The man now says he wants to return to Ireland and rebuild his life. He also says he believes he has been punished enough from his experience of hardship in Syria.
"They probably have bad information about us. These videos and things but I didn’t do anything…I want to go back. I do want to go back to my country. I hope they are not going to abandon me. I spend five-and-a-half years in this environment. If they are thinking that I am a terrorist. For this five-and-a-half years I went through, I paid my price. I want now a quiet life, I want to I go back to Ireland. [sic]
"I want to get healthy. I want to get a job. I want to look after my family. I want to live a quiet Muslim life like I did before. That’s all I want. I am not a bad person. I am a very simple person," he said.
Dying days of 'caliphate'
"I thought we were going to die from the starvation," said Bekmirzaev.
Speaking to AFP, Bekmirzaev said he fled into territory held by Kurdish-led forces, who detained him along with four other suspected foreign jihadists late last month.
Backed by air strikes of the US-led coalition, the Syrian Democratic Forces (SDF) have since September been whittling down the last IS holdout near the Iraqi border.
Brought in for an interview by the Kurdish People's Protection Units (YPG) who are still interrogating him, the detainee described watching the IS stronghold collapse around him.
Many of the hundreds of suspected jihadists captured by the SDF say they want to be sent home.
The Kurdish administration in northeastern Syria also wants to send the prisoners back for trial, but governments in their countries of origin are often reluctant.
France said last week for the first time that French jihadists held by Kurdish forces in Syria could be allowed to return home.
"We are examining all options to avoid the escape and scattering of these potentially dangerous individuals," the French foreign ministry said.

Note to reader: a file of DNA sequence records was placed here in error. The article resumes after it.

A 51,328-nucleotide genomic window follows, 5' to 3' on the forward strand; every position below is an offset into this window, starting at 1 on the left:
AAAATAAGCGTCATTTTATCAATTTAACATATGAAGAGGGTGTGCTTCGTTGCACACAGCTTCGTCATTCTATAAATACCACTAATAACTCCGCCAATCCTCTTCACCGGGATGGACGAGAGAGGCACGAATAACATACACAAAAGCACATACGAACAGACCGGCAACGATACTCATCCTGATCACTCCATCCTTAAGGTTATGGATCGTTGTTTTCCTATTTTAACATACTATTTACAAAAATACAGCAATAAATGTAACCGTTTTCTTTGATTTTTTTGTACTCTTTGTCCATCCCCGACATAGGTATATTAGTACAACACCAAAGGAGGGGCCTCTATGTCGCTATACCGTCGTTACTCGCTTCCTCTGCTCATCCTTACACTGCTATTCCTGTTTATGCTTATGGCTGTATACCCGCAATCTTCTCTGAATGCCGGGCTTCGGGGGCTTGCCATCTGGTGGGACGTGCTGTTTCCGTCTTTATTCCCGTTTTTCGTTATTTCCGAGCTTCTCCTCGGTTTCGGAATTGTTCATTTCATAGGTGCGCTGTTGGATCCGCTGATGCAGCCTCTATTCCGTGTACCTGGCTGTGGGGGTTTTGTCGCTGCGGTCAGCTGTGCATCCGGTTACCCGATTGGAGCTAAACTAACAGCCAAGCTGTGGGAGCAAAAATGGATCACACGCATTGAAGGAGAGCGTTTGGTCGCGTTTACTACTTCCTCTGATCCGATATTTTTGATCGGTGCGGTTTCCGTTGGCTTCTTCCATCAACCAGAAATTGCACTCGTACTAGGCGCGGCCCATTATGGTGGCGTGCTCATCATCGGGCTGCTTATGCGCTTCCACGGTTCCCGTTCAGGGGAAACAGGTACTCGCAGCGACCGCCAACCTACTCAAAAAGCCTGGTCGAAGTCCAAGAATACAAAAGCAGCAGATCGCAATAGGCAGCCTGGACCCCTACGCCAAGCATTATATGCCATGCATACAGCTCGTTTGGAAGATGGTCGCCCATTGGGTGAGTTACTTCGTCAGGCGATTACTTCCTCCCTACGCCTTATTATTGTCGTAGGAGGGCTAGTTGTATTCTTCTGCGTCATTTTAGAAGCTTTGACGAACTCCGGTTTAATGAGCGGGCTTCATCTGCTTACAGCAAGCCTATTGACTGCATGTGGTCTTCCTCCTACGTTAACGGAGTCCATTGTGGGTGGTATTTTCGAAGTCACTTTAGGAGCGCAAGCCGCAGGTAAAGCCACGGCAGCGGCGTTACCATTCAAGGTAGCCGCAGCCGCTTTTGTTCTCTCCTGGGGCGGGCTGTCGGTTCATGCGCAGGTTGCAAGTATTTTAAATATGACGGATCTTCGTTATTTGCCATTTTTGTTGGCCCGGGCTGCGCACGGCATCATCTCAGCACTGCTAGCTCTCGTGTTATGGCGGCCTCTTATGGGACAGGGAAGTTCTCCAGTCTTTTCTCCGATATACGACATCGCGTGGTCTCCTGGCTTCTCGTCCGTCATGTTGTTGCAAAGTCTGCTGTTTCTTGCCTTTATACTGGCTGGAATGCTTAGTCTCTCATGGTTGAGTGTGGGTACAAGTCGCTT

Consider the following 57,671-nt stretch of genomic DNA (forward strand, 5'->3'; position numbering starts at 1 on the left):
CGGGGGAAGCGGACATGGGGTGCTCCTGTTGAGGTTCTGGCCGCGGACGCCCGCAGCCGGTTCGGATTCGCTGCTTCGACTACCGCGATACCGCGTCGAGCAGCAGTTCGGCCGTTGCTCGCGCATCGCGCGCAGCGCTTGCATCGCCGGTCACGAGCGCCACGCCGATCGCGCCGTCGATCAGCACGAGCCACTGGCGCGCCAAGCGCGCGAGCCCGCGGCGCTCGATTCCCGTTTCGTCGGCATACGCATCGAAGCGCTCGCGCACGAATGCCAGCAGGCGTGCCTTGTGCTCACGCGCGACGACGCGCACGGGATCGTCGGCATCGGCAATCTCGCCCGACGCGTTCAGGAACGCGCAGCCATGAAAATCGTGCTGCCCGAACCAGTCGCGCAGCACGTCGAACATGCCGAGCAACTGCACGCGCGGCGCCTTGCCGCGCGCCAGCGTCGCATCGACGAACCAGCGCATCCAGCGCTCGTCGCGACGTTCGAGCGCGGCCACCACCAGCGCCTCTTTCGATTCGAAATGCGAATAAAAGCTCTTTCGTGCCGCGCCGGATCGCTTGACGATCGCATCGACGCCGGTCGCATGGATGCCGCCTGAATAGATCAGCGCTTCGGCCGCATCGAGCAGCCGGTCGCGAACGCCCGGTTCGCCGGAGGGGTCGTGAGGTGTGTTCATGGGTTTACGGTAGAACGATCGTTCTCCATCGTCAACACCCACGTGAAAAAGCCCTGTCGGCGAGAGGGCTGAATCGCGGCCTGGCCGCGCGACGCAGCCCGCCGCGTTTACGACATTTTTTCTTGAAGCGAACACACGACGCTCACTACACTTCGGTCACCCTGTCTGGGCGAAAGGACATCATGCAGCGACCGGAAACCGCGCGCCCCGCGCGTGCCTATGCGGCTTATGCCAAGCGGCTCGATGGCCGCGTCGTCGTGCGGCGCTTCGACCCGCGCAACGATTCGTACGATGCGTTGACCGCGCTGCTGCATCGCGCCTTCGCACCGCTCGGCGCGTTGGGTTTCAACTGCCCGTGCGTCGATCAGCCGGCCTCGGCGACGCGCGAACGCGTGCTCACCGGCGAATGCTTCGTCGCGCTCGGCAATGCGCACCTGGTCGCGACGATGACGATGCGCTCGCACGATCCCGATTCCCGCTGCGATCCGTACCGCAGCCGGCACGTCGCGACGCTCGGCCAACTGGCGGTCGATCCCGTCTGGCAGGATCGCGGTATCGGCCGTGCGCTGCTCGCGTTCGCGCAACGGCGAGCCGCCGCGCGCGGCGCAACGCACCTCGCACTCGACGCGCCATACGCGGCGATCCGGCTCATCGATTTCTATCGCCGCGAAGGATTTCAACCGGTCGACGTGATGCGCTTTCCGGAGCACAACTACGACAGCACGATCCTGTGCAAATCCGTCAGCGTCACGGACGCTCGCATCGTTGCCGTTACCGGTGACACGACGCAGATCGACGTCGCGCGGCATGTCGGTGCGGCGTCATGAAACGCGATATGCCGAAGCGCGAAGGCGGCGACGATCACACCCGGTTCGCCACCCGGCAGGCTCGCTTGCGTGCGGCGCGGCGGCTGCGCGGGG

Bekmirzaev was detained by SDF forces on suspicion of being a fighter trying to blend in with fleeing civilians, with the aim of escaping and then setting up IS sleeper cells to carry out further attacks.
But he insists he has never carried a weapon for Islamic State.
Since summer, there had been "bombing, bombing, bombing" on a near-daily basis, said Bekmirzaev, who was born to an Uzbek father and Belarusian mother.
With the so-called Hajin pocket encircled by the SDF, there was no flour in the market, and meat was prohibitively expensive, he said.
Bekmirzaev said he, his wife and five-year-old son were forced to eat bread made with wheat husks, what little the neighbours gave them, and sometimes grass.
"Vegetables? You wish. There is nothing, absolutely nothing. This is grass we eat," he said.
As US-backed fighters advanced inside the jihadist pocket, taking village after village, Bekmirzaev said he and his family were forced to flee deeper into jihadist-held territory.
"I left my home because the SDF approach probably around 800 metres from my house" in the village of Kishmeh, he said.
He and his family fled south along the eastern banks of the Euphrates River to the village of Al-Shaafa, he said, where they slept in a mosque.
From there, they again escaped in a large group including women and children, guided by a young man who helped them avoid landmines.
We thought, "if we go as a big group, it will be less dangerous, because they will see so many people, specially with the kids, kids crying," he said.
He claims he never intended to fight for IS and worked as an ambulance worker for around a year in 2014-2015, but it is not clear what he did after that.
He also says an IS commander confiscated his passport, and he had already been thinking of escaping the jihadists with his family from as early as 2015.
Bekmirzaev says he converted to Islam in his early 20s in Uzbekistan, after a troubled period "drinking a lot, taking drugs" following a brother dying by suicide.
He says he plunged into depression after losing his job in Ireland, to the backdrop of endless news reports about the conflict in Syria.
"I thought, 'I need to help to the Muslims' so I decide to come here," in September 2013, he said. Four months later, his wife and then 10-month-old son joined him.
IS overran large parts of Syria and neighbouring Iraq the following year, and the group's leader Abu Bakr al-Baghdadi proclaimed a "caliphate" there.
But the jihadist group has since lost most of that territory to various offensives, and is down to its last fighters in what remains of its eastern holdout.
Additional reporting: Colm Ó Mongáin and Fergal O'Brien